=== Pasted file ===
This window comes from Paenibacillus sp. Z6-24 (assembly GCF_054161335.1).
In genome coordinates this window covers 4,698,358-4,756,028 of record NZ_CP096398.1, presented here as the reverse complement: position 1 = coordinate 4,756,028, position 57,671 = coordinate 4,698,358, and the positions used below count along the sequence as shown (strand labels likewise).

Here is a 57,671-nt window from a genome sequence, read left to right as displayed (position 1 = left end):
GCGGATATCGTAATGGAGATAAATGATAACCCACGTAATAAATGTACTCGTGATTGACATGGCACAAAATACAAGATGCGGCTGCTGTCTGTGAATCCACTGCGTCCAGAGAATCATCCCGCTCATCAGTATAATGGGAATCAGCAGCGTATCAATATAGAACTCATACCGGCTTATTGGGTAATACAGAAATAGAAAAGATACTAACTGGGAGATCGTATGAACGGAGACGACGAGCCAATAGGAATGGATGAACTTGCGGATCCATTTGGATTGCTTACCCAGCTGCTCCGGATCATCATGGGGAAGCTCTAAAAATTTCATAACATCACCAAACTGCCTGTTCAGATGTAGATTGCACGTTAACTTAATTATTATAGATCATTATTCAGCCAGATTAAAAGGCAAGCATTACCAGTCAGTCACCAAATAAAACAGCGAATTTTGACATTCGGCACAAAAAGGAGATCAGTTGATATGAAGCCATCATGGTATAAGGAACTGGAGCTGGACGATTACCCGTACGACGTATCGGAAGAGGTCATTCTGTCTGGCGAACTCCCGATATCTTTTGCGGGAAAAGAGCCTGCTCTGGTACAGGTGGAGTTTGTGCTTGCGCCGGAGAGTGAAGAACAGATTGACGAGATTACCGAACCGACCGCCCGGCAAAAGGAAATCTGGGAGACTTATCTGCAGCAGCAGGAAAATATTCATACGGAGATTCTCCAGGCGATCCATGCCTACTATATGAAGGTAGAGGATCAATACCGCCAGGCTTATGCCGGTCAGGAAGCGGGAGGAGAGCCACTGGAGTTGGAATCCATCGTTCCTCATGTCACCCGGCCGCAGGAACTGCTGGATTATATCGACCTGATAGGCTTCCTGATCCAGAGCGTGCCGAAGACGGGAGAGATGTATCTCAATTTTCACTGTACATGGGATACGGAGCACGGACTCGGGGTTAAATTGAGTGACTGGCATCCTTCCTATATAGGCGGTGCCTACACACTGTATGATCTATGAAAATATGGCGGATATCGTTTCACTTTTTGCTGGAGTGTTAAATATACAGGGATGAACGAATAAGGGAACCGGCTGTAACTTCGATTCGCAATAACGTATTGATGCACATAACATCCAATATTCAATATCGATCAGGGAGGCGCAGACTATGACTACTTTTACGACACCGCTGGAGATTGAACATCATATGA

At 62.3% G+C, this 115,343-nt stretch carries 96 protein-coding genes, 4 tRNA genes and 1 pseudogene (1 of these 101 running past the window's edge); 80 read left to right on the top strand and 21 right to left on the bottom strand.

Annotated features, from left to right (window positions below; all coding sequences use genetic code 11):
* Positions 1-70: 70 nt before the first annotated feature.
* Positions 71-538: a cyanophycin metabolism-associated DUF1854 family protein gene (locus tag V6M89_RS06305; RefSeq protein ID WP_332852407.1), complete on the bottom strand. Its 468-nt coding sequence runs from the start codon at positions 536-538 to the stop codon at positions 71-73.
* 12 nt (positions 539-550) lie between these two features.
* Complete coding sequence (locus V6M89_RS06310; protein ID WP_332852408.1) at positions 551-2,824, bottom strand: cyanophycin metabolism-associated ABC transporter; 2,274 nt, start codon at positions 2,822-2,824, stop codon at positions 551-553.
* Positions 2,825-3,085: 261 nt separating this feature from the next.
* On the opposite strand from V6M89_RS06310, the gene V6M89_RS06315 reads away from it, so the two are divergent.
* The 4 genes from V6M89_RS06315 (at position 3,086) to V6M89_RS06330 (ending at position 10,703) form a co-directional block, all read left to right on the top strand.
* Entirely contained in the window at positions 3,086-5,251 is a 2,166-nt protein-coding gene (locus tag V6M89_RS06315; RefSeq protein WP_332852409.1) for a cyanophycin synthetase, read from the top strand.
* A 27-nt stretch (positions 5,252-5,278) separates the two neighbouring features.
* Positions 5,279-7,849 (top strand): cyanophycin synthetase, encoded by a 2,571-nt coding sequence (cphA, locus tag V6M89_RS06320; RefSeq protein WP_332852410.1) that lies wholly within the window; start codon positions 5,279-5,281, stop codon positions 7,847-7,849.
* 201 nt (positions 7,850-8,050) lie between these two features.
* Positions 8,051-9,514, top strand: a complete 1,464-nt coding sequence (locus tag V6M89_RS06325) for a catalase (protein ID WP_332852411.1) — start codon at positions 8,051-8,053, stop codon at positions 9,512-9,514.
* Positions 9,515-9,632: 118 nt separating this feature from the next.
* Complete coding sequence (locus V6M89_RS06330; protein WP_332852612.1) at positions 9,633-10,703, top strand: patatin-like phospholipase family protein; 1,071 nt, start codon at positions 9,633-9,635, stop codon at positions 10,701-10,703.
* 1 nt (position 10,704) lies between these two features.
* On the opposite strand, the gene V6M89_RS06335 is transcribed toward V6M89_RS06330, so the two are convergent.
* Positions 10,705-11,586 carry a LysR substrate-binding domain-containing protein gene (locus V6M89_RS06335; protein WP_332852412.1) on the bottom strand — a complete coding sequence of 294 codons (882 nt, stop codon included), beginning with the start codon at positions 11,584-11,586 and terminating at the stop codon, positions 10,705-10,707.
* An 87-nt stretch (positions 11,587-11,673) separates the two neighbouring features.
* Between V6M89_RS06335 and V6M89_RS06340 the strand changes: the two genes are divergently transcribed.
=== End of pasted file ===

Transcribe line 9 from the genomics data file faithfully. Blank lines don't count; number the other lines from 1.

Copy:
* 12 nt (positions 539-550) lie between these two features.